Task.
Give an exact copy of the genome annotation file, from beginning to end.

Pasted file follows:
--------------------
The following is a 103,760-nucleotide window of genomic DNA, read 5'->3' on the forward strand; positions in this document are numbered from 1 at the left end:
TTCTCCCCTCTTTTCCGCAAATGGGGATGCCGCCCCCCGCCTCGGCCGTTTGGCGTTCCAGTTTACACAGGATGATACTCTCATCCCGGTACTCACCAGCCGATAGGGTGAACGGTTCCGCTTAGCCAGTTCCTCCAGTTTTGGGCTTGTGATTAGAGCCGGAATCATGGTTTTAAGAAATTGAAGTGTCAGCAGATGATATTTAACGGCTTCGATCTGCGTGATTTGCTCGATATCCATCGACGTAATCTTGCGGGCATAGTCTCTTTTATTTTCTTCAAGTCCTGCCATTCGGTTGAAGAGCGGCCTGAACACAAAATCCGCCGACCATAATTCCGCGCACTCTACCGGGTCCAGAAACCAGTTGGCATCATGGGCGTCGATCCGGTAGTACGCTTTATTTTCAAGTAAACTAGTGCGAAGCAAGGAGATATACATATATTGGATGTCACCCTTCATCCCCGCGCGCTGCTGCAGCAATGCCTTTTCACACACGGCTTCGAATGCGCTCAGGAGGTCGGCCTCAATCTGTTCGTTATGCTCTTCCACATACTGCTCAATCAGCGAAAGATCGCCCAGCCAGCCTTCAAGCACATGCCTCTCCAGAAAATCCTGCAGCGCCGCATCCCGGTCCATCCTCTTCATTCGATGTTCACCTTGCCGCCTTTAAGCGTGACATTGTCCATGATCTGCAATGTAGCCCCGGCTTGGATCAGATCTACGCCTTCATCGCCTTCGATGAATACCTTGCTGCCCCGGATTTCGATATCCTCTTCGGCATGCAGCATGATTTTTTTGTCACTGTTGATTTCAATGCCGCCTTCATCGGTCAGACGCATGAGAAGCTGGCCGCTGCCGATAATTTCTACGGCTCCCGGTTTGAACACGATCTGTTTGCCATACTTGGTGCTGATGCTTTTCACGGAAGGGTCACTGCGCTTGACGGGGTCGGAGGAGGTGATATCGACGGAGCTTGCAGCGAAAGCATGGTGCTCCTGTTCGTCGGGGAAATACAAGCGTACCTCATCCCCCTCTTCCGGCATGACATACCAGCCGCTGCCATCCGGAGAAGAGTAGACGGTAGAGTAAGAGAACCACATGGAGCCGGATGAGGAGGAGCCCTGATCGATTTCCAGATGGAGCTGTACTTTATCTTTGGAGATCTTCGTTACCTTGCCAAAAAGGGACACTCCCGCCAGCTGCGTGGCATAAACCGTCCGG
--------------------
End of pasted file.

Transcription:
The following is a 103,760-nucleotide window of genomic DNA, read 5'->3' on the forward strand; positions in this document are numbered from 1 at the left end:
TTCTCCCCTCTTTTCCGCAAATGGGGATGCCGCCCCCCGCCTCGGCCGTTTGGCGTTCCAGTTTACACAGGATGATACTCTCATCCCGGTACTCACCAGCCGATAGGGTGAACGGTTCCGCTTAGCCAGTTCCTCCAGTTTTGGGCTTGTGATTAGAGCCGGAATCATGGTTTTAAGAAATTGAAGTGTCAGCAGATGATATTTAACGGCTTCGATCTGCGTGATTTGCTCGATATCCATCGACGTAATCTTGCGGGCATAGTCTCTTTTATTTTCTTCAAGTCCTGCCATTCGGTTGAAGAGCGGCCTGAACACAAAATCCGCCGACCATAATTCCGCGCACTCTACCGGGTCCAGAAACCAGTTGGCATCATGGGCGTCGATCCGGTAGTACGCTTTATTTTCAAGTAAACTAGTGCGAAGCAAGGAGATATACATATATTGGATGTCACCCTTCATCCCCGCGCGCTGCTGCAGCAATGCCTTTTCACACACGGCTTCGAATGCGCTCAGGAGGTCGGCCTCAATCTGTTCGTTATGCTCTTCCACATACTGCTCAATCAGCGAAAGATCGCCCAGCCAGCCTTCAAGCACATGCCTCTCCAGAAAATCCTGCAGCGCCGCATCCCGGTCCATCCTCTTCATTCGATGTTCACCTTGCCGCCTTTAAGCGTGACATTGTCCATGATCTGCAATGTAGCCCCGGCTTGGATCAGATCTACGCCTTCATCGCCTTCGATGAATACCTTGCTGCCCCGGATTTCGATATCCTCTTCGGCATGCAGCATGATTTTTTTGTCACTGTTGATTTCAATGCCGCCTTCATCGGTCAGACGCATGAGAAGCTGGCCGCTGCCGATAATTTCTACGGCTCCCGGTTTGAACACGATCTGTTTGCCATACTTGGTGCTGATGCTTTTCACGGAAGGGTCACTGCGCTTGACGGGGTCGGAGGAGGTGATATCGACGGAGCTTGCAGCGAAAGCATGGTGCTCCTGTTCGTCGGGGAAATACAAGCGTACCTCATCCCCCTCTTCCGGCATGACATACCAGCCGCTGCCATCCGGAGAAGAGTAGACGGTAGAGTAAGAGAACCACATGGAGCCGGATGAGGAGGAGCCCTGATCGATTTCCAGATGGAGCTGTACTTTATCTTTGGAGATCTTCGTTACCTTGCCAAAAAGGGACACTCCCGCCAGCTGCGTGGCATAAACCGTCCGG